Merv, K9FD/KH6 / WH2XCR, had another strong night, decoding ZL2BCG and receiving reports from VK2XGJ, 7L1RLL4, JA1NQI-2, JA1PKG, JA3TVF, JE1JDL, JH3XCU, ZF1EJ and WE2XPQ. He shared two-way reports again with WG2XKA in Vermont. Merv QRT’ed early this morning to chase a station on 160-meters. His DX report details for this session can be viewed here.
Jim, W5EST, presents, “BIRDSEYE CHARTING TIME OPPORTUNITY WINDOWS”:
“Yesterday’s blog offered an opportunity time window Rule of Thumb:
0 ≤ W + NEhops ≤ (TL + Ts)/2 – NTZ ≤ Ts.
The Birdseye chart is used to average longer and shorter night lengths TL & Ts at 630m stations respectively. NTZ is roughly the number of time zones between the stations. Plainly there’s a mutual trade-off between the time window W, the number of hops, and the number of time zones difference.
Today’s birdseye chart example flows the procedure in reverse compared to the KH6/KL7-LA2 example of yesterday. Today, imagine that a W5 USA mid-South station wants to compare the chart with their intuition about a 630m path to Alaska, KL7.
Procedure step “A” specifies a desired minimum opportunity time window W = 6 hours. Step “B” lays down a right arrow to the fall season. From there, step “C” arrows up three hours corresponding to 3 E-hops that the path will probably consume. Additionally, step “D” extends up a further 3.2 hours due to longitude difference between the path ends. You can estimate path distances from: https://www.daftlogic.com/projects-google-maps-distance-calculator.htm Click and leave your mouse on a geographic location temporarily to automatically obtain its latitude and longitude.
Meanwhile, point P1 is put halfway between the values of solstice nighttime duration at KL7 60°N and W5 33°N latitude. The Birdseye chart infrastructure of halfway lines L1 and L2 gets drawn and represents (TL + Ts)/2 from point P1 to the equinox crossovers P2 and P3. Lines L1 and L2 lie not far from a true curve that could be drawn halfway between the blue line for W5 nighttime at 33°N latitude and the green line for KL7 nighttime at 60°N latitude.
Now step “E” extends a horizontal line across the top end of the NTZ arrow established in step “D”. The horizontal line intersects lines L1 and L2 at points P4 and P5.
Step “F” extends vertically from point P4 and points at mid-to-late October. Similar step “G” likewise extends vertically from point P5 and indicates late February. The results of the procedure now ready to interpret.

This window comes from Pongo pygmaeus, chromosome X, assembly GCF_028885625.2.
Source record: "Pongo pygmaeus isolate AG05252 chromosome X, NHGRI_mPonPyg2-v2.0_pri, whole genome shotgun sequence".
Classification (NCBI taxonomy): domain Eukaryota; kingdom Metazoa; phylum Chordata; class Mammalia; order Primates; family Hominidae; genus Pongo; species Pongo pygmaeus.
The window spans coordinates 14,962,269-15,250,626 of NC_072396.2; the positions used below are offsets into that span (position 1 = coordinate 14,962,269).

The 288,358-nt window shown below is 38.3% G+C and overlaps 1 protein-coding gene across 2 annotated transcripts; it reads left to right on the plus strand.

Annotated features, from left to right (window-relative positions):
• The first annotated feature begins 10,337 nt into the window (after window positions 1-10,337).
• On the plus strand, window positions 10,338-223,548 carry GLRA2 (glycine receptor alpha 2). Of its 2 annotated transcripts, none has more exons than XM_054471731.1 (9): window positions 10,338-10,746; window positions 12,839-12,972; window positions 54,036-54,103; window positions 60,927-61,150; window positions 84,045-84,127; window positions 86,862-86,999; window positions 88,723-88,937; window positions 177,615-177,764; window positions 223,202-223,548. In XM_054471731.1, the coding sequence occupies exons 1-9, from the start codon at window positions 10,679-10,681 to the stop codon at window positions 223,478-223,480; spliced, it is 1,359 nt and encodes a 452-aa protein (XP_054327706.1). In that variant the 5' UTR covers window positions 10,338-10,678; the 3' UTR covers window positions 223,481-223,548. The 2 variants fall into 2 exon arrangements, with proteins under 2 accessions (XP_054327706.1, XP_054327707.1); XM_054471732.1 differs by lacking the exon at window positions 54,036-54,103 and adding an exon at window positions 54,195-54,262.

The procedure suggests that during the period from middle or late October to late February some 630m WSPR decodes of W5 at KL7 should be possible sometime during a six-hour opportunity time window. In the last two weeks, WG2XIQ-we2xpq decodes have spanned 6 hours: 0416-1028z. Mostly, WG2XXM-we2xpq spans 7.5 hours 0404-1132z – with two remarkably outperforming decodes at 0136z and 1256z in the last two weeks! The December time window to KL7 may widen to about nine hours around December 20 winter solstice because of the 3 headroom hours of point P1 above the horizontal line of step “E”.
A bit of further consideration of the chart suggests that a W4-KL7 path involving one more time zone and one more E-hop might be open for as much as a 6-hour opportunity time window from early or mid-December to early January. That’s because the arrows of steps “C” and “D” and the horizontal line of step “E” would be extended upward 2 more hours and greatly narrow the seasonal moments indicated by points P4 and P5 converging toward point P1.
For paths between W/VE and VK, you can work the procedure backwards or forwards too. In that case you set up lines L1 and L2 halfway between a solid curve for the N. Hemisphere latitude and a dashed curve of latitude in S. Hemisphere.
Print the birdseye chart and lay out your own 630m path analyses. I’m especially interested in any considerable departures from 630m reality. That way, we can learn how to improve the procedure. TU & GL!”
Additions, corrections, clarifications, etc? Send me a message on the Contact page or directly to KB5NJD gmail dot (com).